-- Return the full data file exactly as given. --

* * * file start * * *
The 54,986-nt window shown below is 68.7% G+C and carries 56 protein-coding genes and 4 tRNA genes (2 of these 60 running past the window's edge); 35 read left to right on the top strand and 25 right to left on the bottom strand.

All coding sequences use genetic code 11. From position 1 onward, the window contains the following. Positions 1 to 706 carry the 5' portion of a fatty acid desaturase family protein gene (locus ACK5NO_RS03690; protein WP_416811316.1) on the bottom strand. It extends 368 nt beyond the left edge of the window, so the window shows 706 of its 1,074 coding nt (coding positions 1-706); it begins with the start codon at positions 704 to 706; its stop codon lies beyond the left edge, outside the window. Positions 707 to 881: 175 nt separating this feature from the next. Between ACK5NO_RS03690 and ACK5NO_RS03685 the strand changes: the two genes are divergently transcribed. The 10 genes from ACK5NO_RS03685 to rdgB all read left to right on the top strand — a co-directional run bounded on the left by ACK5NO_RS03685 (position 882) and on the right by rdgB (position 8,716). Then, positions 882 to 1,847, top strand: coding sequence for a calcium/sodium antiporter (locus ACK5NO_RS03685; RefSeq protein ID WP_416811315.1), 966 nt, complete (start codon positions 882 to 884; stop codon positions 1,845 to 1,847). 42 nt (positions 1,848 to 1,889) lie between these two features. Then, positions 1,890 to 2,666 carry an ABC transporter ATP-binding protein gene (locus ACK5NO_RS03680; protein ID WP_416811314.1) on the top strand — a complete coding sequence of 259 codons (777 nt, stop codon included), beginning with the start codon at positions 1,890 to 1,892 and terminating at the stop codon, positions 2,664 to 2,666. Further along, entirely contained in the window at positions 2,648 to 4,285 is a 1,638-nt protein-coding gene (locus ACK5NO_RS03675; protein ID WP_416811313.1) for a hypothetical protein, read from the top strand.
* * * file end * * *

The 54,986-nt window shown below is 68.7% G+C and carries 56 protein-coding genes and 4 tRNA genes (2 of these 60 running past the window's edge); 35 read left to right on the top strand and 25 right to left on the bottom strand.

All coding sequences use genetic code 11. From position 1 onward, the window contains the following. Positions 1 to 706 carry the 5' portion of a fatty acid desaturase family protein gene (locus ACK5NO_RS03690; protein WP_416811316.1) on the bottom strand. It extends 368 nt beyond the left edge of the window, so the window shows 706 of its 1,074 coding nt (coding positions 1-706); it begins with the start codon at positions 704 to 706; its stop codon lies beyond the left edge, outside the window. Positions 707 to 881: 175 nt separating this feature from the next. Between ACK5NO_RS03690 and ACK5NO_RS03685 the strand changes: the two genes are divergently transcribed. The 10 genes from ACK5NO_RS03685 to rdgB all read left to right on the top strand — a co-directional run bounded on the left by ACK5NO_RS03685 (position 882) and on the right by rdgB (position 8,716). Then, positions 882 to 1,847, top strand: coding sequence for a calcium/sodium antiporter (locus ACK5NO_RS03685; RefSeq protein ID WP_416811315.1), 966 nt, complete (start codon positions 882 to 884; stop codon positions 1,845 to 1,847). 42 nt (positions 1,848 to 1,889) lie between these two features. Then, positions 1,890 to 2,666 carry an ABC transporter ATP-binding protein gene (locus ACK5NO_RS03680; protein ID WP_416811314.1) on the top strand — a complete coding sequence of 259 codons (777 nt, stop codon included), beginning with the start codon at positions 1,890 to 1,892 and terminating at the stop codon, positions 2,664 to 2,666. Further along, entirely contained in the window at positions 2,648 to 4,285 is a 1,638-nt protein-coding gene (locus ACK5NO_RS03675; protein ID WP_416811313.1) for a hypothetical protein, read from the top strand.